Tracing the evolution of open data in Kenya


In 2013, Development Initiatives-Africa Hub, Open Institute and Development Research, and Training, Uganda carried out a study tracing the evolution of the open data movement in Kenya and Uganda. It aimed at assessing the role that this movement plays in accountability and the equitable allocation of financial resources for the eradication poverty. The study was carried out as part of the Open Data in Developing Countries (ODDC) initiative, which seeks to explore the emerging impacts of open data in developing countries. It is centred on a number of case studies across the world.

As covered in our blog last week, the study findings were launched in Uganda on Thursday 5th June, assembling diverse stakeholders from government, CSO, tech community and media. Details of the dissemination can be found here. A similar launch takes place on Thursday 19th June 2014 at the Hilton Hotel in Nairobi, to disseminate the findings in Kenya and share highlights of the key findings in Uganda. The meeting will also provide a forum for stakeholders in Kenya to share ideas on how open data could better impact on resource allocation and poverty eradication.

Central to the research methodology was the open development ecosystem which avers that in order for open data to yield effective outcomes for citizens it will on one hand necessarily be interlinked with key nodes in the data-information-analysis-policy value chain, and on the other that it will be conceptualised as part of a complex web of interactions between data availability; data access; narratives; policy messages; communication; programme design and policy impact. The report provides insights on the successes and challenges of four key drivers of this ecosystem namely; legislative, political, technical and capacity, lastly, demand and supply drivers.

Key findings from the report for Kenya in this regard were;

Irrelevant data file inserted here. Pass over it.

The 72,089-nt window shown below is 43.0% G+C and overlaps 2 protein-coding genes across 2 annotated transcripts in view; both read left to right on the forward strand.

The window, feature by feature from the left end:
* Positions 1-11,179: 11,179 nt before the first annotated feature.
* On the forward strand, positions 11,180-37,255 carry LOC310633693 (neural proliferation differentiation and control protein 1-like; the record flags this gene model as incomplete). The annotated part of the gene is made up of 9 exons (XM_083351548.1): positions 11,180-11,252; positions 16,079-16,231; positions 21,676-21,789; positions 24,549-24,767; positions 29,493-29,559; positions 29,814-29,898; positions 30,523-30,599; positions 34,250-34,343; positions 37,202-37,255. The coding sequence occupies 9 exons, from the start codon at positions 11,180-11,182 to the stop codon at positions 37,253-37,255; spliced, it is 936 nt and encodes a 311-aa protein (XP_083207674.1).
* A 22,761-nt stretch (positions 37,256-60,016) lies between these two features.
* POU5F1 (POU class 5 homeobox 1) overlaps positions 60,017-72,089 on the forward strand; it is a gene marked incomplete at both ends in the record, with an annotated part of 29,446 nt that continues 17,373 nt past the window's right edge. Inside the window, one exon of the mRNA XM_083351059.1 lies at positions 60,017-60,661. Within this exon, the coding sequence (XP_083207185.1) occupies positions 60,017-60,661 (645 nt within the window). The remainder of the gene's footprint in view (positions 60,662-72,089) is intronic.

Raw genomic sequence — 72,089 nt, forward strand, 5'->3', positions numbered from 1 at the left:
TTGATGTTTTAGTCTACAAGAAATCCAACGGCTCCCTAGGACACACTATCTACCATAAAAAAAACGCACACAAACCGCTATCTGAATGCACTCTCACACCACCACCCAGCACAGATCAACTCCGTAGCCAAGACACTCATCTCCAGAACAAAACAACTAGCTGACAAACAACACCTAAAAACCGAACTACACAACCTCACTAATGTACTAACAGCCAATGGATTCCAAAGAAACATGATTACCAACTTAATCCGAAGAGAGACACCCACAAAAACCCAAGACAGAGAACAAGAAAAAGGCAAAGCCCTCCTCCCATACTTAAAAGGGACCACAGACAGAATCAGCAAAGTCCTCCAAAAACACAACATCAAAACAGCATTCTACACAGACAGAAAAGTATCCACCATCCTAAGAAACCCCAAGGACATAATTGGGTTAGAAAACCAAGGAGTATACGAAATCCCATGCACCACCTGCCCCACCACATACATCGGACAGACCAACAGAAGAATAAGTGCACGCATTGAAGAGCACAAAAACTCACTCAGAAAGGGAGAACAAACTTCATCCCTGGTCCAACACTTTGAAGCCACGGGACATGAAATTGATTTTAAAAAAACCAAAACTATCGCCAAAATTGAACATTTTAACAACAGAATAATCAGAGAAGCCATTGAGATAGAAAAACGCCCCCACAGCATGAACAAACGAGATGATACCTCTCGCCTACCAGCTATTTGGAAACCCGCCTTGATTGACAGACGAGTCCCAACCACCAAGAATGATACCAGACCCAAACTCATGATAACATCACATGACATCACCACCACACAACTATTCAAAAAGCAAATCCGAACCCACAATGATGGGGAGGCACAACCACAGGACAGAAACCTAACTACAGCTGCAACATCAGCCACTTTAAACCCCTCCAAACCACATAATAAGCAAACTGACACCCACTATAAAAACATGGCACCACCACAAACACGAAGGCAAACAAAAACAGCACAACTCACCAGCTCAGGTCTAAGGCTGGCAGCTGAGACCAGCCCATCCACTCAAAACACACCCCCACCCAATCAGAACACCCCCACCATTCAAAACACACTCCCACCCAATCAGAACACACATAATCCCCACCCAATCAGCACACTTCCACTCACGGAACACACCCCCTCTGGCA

• Legislative

It was noted that the presence of a legal framework was a key cog in the open data ecosystem, facilitating provision of data and information to the public.

The report also notes that article 35 of the Kenyan Constitution empowers the people with the right to access information from government. This provision facilitated the setting up of the Kenya Open Data Initiative (KODI) in 2011. However, four years down the line, the Freedom of Information law is yet to be passed in Kenya to fully implement article 35.

  • Political Drivers

Without a legal framework in place, it was found that efforts to setup KODI were largely attributed to an open data “champion” in government, who intensely lobbied for support from the executive to birth the initiative.

  • Technical and capacity driver

The ICT board played a crucial role in the setting up and implementation of KODI, providing the necessary technical support in collecting and organising data from Kenya National Bureau of Statistics (KNBS), to outputting this in open standard format. The board also played a significant role in marshalling the tech community in Kenya to support the initiative.

The report further notes that in Kenya, there exists a vibrant and active techie community as well as sufficient technology infrastructure to support an open data ecosystem. That said, the existence of a digital divide between rural and urban populations is affecting access to and use of open data, citing that rural communities found it challenging to work with open data. There was a noted lack of financial capacity to fully support opening up of all public data due to the need to digitise bulky hardcopy records and providing the technical support to avail the data to the public.

  • Demand and supply drivers

The report reviews the initial challenges faced by KODI in data collection, noting heavily the hindrances caused by negative attitude towards opening up data by line ministries that limited projects such as Code4Kenya. That said, even when data was made available, concerns were raised about the quality, relevance and timeliness of the data available. Additionally, the good technological infrastructure has not translated to increased capacity to use data. This was observed for majority infomediaries, restricting their ability to access, use and disseminate quality information from open data.

Key recommendations from the report include;

  • Enhanced collaborations and partnerships between stakeholders within the open data ecosystem
  • Enhanced support  for civic education on open data, its availability and use
  • Providing resources to support and sustain open data initiatives
  • Enforcing data standards and quality; and lastly
  • While noted it did not hinder the setup of KODI, the enactment of an access to information law is needed to provide a policy framework for data provision and use, and safeguard the initiative.

On the impact of open data on resource allocation, the studies found no direct link between open data and resource allocation. This however was attributed to the fact that open data is a relatively new concept in Kenya, but the potential exists for this to happen.